Treated Wastewater Brings Hope For NMSU Research
New Mexico's drought has been devastating, especially for agriculture. For 10 years, the New Mexico State University Agricultural Science Center at Tucumcari has halted much of its research due to lack of a consistent supply of water for irrigation. In 2011 a contract was signed allowing the center to get back to investigation in irrigated agriculture.
Leonard Lauriault, the new superintendent at the science center, said that thanks to a 20-year contract with the city of Tucumcari, treated wastewater produced by the city is being pumped two miles to help irrigate the fields at the center. Pipeline construction was completed in late summer 2012.
"We are getting 300-acre feet of water per year from the city of Tucumcari," Lauriault said. "And, bringing the water to New Mexico State was the best and most beneficial use for it at the time the contract was signed."
Lauriault, who became the superintendent at the science center earlier this year after conducting forage crop research there for 16 years, will be able to restart the irrigated research program, including larger pasture trials and small research plots to evaluate forage production - one of the center's main research efforts. Projects also will be conducted by researchers from the university's Las Cruces campus.
Using wastewater brings a new spectrum of research since the water contains pharmaceuticals, salts and even nutrients for plant growth. Lauriault wants to explore the water's impact on the soil, environment and crops.
"We might learn that we have weeds that could be used as contraceptives, who knows," said Lauriault jokingly as he explained that treated municipal wastewater contains remnants of contraceptives, which may affect the weeds or crops.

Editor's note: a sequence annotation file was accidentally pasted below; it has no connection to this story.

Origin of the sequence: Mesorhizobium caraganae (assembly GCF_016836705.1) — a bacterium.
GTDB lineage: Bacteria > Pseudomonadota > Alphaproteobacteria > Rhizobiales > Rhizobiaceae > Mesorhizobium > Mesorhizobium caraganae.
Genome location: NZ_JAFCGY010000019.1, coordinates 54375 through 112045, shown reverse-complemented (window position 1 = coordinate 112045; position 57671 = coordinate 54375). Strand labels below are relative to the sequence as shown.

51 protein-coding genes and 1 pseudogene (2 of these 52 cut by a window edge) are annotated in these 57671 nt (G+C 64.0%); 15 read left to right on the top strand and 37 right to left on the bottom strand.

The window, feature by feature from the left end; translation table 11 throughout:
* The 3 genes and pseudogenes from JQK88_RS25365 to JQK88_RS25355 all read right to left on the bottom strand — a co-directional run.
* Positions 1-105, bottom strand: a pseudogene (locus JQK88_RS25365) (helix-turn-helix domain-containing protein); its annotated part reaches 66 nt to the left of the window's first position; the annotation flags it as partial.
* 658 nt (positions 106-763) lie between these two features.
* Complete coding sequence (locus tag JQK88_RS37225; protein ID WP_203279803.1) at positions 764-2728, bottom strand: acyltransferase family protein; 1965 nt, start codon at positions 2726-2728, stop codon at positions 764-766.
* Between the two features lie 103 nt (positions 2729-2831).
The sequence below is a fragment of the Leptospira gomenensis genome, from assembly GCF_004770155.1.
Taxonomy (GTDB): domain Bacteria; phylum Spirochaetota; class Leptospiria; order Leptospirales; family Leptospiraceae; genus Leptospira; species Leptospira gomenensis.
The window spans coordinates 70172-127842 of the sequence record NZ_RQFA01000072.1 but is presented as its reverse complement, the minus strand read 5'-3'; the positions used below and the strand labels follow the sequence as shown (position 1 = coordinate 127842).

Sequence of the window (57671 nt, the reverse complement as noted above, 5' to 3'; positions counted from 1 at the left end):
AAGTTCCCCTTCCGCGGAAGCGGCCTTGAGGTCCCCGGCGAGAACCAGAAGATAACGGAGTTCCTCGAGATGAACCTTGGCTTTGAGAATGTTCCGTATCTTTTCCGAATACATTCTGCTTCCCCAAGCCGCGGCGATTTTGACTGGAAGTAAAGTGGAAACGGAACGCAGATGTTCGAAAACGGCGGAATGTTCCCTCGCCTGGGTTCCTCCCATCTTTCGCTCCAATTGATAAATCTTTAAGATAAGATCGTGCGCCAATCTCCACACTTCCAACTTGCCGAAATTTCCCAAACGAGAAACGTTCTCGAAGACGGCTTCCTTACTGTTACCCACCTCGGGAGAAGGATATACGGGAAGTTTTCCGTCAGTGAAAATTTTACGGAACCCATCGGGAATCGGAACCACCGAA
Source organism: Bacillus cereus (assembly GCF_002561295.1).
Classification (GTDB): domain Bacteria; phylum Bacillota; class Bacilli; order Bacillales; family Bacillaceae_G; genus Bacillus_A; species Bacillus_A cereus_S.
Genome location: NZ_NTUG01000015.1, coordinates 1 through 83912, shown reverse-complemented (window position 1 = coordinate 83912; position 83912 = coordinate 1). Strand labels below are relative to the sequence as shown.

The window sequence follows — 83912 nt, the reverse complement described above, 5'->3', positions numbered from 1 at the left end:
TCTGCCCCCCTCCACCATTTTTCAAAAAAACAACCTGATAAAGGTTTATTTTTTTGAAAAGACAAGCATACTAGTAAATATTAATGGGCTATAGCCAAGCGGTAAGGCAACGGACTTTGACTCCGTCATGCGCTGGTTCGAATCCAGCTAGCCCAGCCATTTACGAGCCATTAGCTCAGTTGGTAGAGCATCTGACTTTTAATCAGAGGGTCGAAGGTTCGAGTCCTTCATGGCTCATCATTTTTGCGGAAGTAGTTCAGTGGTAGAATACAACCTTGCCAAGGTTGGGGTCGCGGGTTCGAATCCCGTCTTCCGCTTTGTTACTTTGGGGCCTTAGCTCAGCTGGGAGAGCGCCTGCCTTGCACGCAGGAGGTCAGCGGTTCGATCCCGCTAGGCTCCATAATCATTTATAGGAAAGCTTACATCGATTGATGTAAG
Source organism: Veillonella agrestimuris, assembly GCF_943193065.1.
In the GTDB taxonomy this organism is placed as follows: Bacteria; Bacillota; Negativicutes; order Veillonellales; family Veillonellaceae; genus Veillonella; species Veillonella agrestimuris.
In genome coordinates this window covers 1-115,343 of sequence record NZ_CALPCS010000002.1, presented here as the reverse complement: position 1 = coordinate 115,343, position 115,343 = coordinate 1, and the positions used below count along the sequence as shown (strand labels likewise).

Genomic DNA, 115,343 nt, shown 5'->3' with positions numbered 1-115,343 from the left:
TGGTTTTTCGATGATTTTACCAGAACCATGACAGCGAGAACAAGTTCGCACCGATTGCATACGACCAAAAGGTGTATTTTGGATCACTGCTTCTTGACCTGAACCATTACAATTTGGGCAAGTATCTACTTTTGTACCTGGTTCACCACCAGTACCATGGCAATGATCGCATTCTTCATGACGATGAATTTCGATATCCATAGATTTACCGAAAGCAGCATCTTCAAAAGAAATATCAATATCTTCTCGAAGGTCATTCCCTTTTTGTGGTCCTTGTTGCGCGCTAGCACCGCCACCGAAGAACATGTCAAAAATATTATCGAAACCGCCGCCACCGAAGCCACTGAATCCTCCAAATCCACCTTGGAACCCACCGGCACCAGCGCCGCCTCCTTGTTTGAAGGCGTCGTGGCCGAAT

Water is sprayed in three different fields through 18- and 30-acre sprinklers provided by the city in addition to a 35-acre pivot already in place. Everything must be carefully labeled because the water can contain E. coli. Among the many restrictions, the water cannot be applied through sprinklers within 100 feet of a dwelling and only to fields and other areas when no one is around.
"It cannot be applied to crops for human consumption, only for livestock feed and fiber crops," he said. "We need to evaluate safe application techniques for food crops."
Currently the project is in its trial phase, growing alfalfa, sorghum, soybeans, corn, including blue corn, tepary beans and cotton varieties to test the wastewater's effects, among other things.
Projects will be conducted annually using treated water, but it could take four or five years or more for studies to become conclusive. Many aspects need to be assessed such as the types of weeds that will grow in treated wastewater, the types of crops and how the water will impact the soil and the environment. Will it infiltrate the soil? Or, where will the elements in the water go?
Many cities use a "cleaner" version of treated wastewater to irrigate lawns, gardens and parks. In a state where water is a luxury, new methods of farming and irrigation must be tested, Lauriault said.
"Potable water can now be conserved for drinking, bathing or cooking rather than to be used for irrigation," Lauriault said.
Also, with dependable irrigation, the Eastern New Mexico Outdoor Arboretum, which is located at the science center and showcases trees and shrubs from the area, will be able to maintain its 100 species. It has lost trees that were more than 80 years old - almost as old as the center itself at 102 years old.
"With the drought everything has been interrupted," Lauriault said. "We can see from our weather data a trend of less precipitation over years, increased temperatures and higher wind. I believe it's a cycle. I heard someone say that we will be in the current cycle for 10 or 15 more years. That's a long time. Even when that cycle breaks we are on surface irrigation systems here. If it rains in northern New Mexico and fills up lakes then our local producers will be back to business. Because we're able to continue our irrigated research program, we should have valuable information for them when that happens."
The project with the city of Tucumcari will also help with the expansion of faculty at the center. Whereas other science centers have four or five faculty, in Tucumcari there is only one, Lauriault, who is now responsible for all the administrative aspects as well as research. Over the course of five years, the center might add new faculty. Lauriault anticipates that the first faculty member will be hired within a year.
"Our first priority, as defined by our Advisory Committee, will probably be someone to work on dry land fertility, tillage and other issues for water conservation," Lauriault said.
"We have a very wide horizon of what we can do here now," he said. "We will have to learn what the opportunities are as we go."